Posts Published by Guy Mankowski

What I’ve learnt from running a creative writing night. Part 1

I lecture part-time at Newcastle University, and in starting this night I was responding to a need I had picked up from my students- for an opportunity for them share work in progress. During my teaching I was struck by how many talented students were slaving away at novels- or saving up short stories for publication, but they seemed to hit an invisible buffer at some point. They expressed a desperate need to get published but felt unable to send their work off out into the world.

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A sense of an ending

How do you end your story?

Unfortunately for me, this is a subject which has been a painful one to address this month! I have long preached to my students on how to end a story, and the two key components that I think need to be in place in order for an ending to feel final. But having this week – after seven years – finished a novel that was supposed to be my first I realise I had been overlooking a third component for how to end a story.

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Ten tips to help beginners come across as advanced writers. Part 2

In the first part of this blog I offered five tips to help the beginner writer come across as more advanced than they actually are. From establishing the gender of your protagonist, where they are in the setting, their Point of View and then keeping the story moving I reflected on a few key components. So now I’ll resume…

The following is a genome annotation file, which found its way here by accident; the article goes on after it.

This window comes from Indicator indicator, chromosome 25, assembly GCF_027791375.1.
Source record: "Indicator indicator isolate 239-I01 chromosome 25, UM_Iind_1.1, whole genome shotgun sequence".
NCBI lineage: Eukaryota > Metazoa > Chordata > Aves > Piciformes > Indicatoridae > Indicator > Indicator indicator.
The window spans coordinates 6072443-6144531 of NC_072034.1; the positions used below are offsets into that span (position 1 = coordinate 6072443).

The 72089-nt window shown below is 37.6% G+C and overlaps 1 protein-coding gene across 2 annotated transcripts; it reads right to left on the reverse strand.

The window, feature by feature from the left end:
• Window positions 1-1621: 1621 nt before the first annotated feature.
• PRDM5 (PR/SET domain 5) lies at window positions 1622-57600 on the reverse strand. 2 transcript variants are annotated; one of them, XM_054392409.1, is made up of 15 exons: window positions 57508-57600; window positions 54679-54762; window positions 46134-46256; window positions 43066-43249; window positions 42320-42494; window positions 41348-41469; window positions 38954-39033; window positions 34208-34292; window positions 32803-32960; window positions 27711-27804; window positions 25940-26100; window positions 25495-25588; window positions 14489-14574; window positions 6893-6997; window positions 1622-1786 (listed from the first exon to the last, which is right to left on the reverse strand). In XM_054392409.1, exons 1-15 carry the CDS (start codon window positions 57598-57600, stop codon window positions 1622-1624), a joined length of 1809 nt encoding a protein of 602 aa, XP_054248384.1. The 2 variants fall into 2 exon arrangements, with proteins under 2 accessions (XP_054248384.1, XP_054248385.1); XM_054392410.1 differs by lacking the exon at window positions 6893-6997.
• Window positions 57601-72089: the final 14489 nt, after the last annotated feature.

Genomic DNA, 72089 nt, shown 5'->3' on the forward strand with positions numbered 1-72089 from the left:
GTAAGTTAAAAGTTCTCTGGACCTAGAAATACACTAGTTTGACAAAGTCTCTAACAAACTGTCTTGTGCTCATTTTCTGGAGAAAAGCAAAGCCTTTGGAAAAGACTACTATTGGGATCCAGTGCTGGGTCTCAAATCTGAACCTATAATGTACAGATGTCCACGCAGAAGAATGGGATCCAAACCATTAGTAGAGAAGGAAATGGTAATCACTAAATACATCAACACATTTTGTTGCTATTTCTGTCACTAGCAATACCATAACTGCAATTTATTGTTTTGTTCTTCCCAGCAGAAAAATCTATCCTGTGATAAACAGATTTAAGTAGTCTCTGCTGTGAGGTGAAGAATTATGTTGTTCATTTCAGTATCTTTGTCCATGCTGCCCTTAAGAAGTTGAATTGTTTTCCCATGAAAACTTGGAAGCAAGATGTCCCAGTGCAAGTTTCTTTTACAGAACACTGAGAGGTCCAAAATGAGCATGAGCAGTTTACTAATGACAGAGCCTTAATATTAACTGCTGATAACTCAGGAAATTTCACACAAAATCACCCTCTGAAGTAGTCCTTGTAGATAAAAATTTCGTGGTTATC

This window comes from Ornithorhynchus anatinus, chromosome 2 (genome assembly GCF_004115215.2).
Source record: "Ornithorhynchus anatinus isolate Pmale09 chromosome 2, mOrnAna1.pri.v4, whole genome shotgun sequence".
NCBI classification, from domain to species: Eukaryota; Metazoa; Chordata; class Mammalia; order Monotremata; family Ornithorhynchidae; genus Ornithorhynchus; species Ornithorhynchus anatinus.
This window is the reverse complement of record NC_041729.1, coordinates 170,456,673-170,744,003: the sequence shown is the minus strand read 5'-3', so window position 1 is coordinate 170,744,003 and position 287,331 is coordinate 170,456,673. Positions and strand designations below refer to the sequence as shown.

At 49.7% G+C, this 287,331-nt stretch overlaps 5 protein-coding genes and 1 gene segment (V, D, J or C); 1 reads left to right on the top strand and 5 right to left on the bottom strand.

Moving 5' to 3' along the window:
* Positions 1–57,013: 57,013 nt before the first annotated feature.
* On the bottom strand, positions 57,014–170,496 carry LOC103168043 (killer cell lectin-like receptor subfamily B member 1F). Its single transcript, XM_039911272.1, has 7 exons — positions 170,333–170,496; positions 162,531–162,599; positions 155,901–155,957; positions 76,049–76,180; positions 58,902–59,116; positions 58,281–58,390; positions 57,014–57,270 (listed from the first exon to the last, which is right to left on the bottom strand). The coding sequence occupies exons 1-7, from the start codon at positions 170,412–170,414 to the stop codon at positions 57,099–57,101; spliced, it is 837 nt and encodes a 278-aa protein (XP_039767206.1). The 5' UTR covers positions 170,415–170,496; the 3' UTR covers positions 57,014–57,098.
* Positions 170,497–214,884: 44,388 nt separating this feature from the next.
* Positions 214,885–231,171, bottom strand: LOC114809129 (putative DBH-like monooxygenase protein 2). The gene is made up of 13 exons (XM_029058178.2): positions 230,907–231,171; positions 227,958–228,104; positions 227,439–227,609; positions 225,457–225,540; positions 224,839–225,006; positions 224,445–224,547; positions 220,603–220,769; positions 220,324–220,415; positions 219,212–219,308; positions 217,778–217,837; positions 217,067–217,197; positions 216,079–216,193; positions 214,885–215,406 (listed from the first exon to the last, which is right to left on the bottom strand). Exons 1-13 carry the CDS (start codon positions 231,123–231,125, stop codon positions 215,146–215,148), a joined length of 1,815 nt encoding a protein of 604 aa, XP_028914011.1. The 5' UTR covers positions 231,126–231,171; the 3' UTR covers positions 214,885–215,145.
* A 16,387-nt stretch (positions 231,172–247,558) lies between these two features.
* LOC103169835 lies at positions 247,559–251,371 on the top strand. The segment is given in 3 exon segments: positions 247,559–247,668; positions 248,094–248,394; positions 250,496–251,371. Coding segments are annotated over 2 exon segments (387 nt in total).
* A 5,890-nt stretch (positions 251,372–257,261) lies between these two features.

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Ten tips to help beginners come across as advanced writers. Part 1

Part of my job as a tutor is to look at some of the first creative writing people have shared with another person. It is a part of the job I relish, and I think it important to meet people’s first shared work with positivity and enthusiasm – where possible. I think it takes real guts to express yourself on the page and then offer it up to other people for feedback.

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Making the most of your setting: Part 1.

The science fiction author JG Ballard (most famous for his novel Crash) was adept at making the most of the settings of his novels. They even managed to offer psychological insights into his characters. I therefore think that the settings of his stories are useful to look at as a case study – they were certainly influential on my writing.

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